Your Dreams And What They Mean

Yu Shing Ting
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Friday - September 24, 2008
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Clinical psychologist Doug Schwartzsmith, also a musician, has had songs come to him in his dreams

When I think about the dreams I had when I was a little girl, there’s one I remember in great detail.

Actually, it was more like a nightmare, as it caused me to wake up in the middle of the night bawling.

In the dream, I was in Shirokiya at Ala Moana Center, and an employee took me around the store to look for my mom. We could-n’t find her, so they took me to a back office and made an announcement over the PA system.

I sat in the office and waited, and then I started to cry. That’s when I woke up.

It was only a dream, but it felt so real. Now, I wonder, what did it mean?

“Scientifically, there’s no answer to why we have dreams and what they mean,” says clinical psychologist Doug Schwartzsmith. “As far as content, oftentimes it’s really obvious if you’re thinking a lot about something, it’ll show up in your dreams.


“For me, I used to be a a bicycle racer and every once in a while, I have a stress dream where I’m supposed to be at the start line but I can’t find it. My personal opinion is that it means I’m frazzled in my real life - there’s not enough time, I’m rushed and hurried.”

These days I dream a lot about work - good and bad. I’ve thought of great story ideas and even finished stories I started while asleep.

“Dreams are usable and important if you’d like them to be,” says Schwartzsmith. “Or they may also slap you upside the head in the middle of the night and you can come up with a new song, painting, scientific breakthrough, or a great feeling of peace or a blood curdling scream.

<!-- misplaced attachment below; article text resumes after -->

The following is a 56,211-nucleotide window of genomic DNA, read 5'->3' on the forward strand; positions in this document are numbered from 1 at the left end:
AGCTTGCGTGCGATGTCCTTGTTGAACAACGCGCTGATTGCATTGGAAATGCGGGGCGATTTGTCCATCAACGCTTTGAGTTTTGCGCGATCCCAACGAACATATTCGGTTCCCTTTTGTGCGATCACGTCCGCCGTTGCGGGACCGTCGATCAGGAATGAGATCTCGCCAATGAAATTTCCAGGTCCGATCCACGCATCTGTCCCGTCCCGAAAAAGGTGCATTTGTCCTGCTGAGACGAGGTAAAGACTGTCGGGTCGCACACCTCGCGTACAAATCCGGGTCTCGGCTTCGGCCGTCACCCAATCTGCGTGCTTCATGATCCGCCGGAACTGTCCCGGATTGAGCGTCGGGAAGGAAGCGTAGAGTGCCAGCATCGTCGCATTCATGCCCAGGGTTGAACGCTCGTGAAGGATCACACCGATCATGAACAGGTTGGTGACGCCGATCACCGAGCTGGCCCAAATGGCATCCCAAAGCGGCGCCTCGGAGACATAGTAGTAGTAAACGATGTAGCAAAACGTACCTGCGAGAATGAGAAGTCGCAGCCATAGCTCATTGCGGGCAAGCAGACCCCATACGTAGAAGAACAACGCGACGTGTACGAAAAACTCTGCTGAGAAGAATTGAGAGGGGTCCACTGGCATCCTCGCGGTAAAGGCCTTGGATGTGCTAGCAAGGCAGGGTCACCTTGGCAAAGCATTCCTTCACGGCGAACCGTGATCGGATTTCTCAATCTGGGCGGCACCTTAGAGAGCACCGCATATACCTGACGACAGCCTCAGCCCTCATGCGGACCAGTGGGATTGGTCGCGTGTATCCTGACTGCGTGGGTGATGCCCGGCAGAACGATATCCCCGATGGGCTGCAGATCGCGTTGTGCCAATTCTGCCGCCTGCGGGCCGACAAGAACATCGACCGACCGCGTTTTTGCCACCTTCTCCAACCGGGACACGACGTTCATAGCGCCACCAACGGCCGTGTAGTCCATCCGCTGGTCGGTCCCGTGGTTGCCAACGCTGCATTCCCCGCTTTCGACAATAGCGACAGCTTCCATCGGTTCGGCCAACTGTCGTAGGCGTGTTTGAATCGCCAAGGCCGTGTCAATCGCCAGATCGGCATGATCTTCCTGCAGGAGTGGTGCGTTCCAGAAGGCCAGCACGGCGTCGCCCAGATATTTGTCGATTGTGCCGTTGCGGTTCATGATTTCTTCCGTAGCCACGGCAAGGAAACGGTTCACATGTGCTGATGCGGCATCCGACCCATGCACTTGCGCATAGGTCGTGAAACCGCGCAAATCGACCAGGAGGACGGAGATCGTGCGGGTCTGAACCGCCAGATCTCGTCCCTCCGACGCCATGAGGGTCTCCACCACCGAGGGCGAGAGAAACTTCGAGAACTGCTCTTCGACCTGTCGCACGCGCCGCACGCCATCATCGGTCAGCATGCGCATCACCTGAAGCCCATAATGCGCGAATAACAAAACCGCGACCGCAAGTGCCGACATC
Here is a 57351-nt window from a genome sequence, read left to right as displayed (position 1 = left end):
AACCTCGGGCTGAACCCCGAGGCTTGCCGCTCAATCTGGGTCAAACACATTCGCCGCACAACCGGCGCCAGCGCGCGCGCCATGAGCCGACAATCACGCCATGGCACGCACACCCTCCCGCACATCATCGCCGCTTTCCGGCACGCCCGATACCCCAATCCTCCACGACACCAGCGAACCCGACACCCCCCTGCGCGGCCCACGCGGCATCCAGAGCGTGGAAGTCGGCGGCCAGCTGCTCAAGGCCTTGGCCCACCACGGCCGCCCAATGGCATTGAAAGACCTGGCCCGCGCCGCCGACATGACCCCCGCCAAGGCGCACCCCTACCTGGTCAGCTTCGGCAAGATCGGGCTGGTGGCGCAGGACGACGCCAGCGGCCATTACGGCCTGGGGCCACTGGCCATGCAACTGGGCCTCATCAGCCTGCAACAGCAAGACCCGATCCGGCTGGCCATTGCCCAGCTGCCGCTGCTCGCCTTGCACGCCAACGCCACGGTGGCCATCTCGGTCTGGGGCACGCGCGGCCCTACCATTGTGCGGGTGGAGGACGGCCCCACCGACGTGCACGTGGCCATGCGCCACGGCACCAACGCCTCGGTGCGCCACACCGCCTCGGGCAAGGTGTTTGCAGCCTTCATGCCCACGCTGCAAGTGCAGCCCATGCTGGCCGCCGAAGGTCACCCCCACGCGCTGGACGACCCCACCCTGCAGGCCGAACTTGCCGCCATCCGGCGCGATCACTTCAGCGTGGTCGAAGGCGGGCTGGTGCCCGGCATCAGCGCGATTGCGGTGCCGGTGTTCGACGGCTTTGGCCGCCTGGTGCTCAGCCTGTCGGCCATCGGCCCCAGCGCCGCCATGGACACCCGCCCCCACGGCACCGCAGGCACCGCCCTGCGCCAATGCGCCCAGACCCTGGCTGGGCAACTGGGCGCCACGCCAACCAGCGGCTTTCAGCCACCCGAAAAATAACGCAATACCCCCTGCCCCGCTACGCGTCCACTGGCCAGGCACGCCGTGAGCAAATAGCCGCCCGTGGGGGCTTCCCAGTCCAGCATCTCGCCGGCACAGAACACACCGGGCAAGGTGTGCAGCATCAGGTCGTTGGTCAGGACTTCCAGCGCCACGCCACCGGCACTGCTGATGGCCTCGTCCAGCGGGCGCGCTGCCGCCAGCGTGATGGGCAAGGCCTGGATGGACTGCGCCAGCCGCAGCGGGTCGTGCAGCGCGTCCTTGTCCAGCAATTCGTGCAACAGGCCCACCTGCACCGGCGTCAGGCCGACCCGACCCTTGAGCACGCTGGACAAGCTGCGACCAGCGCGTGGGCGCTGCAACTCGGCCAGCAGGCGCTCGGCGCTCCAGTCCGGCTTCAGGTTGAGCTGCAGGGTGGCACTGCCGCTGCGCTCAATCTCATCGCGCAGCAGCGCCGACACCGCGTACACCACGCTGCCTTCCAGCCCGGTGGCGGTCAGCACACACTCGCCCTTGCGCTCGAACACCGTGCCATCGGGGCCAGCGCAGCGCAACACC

“I’m also a musician, and I’ve had songs come to me in my dreams. My favorite song by Sonny Chillingworth is Moe ‘Uhane, which is known as the dream slack key. This whole song also came to him in his dream.”

For people who are consistently having the same dreams or nightmares and are concerned about it, Schwartzsmith suggests turning to their family, religious leaders, culture, personal belief system and/or even a psychologist.


“Those are all the people who support you in your meaning making and spiritual development,” explains Schwartzsmith. “How you treat your dreams and how serious you should take them is up to you.

“There are people who are visited or have messages in their dreams or are forewarned about things. There are people with all kinds of amazing stories with dreams.

“I just think dreams have as much meaning as you want them to have.”

Schwartzsmith is a member of the Hawaii Psychological Association, which offers free, confidential 24-hour online referrals at www.hawaiipsychology.org.

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